This isn't a clutch problem. If it was, the truck wouldn't move at all or it would be slipping badly and you'd smell it and have a hard time building any speed. You have a clutch pedal problem. There's a master cylinder, a slave cylinder, and a hydraulic line between them. Either there's a leak or one of those parts has a leaking internal seal.
In effect, what you're experiencing with the inability to shift is what happens when you don't push the clutch pedal. We used to drive cars like that quite often. You have to stop the engine, shift to first gear, then start the engine when you're ready to move. You'll still have to push the clutch pedal to turn on the starter safety switch to allow the starter motor to run. Once you build up a little speed, let off the accelerator just enough to remove the load on the engine. The engine should be running at the same speed as the transmission is coasting. That will allow you to slide it into second gear. Accelerate, then do the same thing to slide it into third gear. Slowing down is a little trickier because you have to shift to neutral, then raise engine speed to match transmission speed. When they match, the shifter will slide into gear fairly easily.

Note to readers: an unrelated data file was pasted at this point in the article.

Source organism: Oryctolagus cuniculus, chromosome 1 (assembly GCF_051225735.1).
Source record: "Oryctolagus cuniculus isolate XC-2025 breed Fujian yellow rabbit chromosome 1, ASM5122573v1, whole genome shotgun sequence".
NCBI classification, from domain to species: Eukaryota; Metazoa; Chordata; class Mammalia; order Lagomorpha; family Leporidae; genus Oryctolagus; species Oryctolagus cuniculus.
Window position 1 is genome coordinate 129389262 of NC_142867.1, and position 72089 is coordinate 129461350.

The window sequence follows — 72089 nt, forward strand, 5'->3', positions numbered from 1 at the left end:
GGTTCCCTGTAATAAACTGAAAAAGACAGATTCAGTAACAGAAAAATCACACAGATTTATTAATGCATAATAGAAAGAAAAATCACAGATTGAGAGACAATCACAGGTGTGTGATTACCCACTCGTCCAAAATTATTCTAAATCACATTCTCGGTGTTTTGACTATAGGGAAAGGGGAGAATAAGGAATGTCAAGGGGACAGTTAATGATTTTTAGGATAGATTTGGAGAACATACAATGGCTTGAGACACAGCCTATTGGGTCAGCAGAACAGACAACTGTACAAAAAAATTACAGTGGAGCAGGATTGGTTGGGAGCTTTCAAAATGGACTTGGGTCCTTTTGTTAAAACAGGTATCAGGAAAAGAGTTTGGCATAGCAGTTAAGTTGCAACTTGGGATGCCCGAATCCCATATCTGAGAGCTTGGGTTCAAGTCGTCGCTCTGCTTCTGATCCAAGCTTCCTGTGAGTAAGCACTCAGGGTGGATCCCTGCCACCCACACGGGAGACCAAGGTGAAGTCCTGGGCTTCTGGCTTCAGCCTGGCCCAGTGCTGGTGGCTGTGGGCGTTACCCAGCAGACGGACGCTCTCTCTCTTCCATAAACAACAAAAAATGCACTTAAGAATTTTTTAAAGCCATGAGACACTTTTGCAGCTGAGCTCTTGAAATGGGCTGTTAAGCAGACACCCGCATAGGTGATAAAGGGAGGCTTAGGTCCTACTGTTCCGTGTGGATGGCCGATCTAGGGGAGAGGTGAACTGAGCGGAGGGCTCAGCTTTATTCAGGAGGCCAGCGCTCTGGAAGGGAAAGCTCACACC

Tuesday, July 22nd, 2014 AT 3:33 PM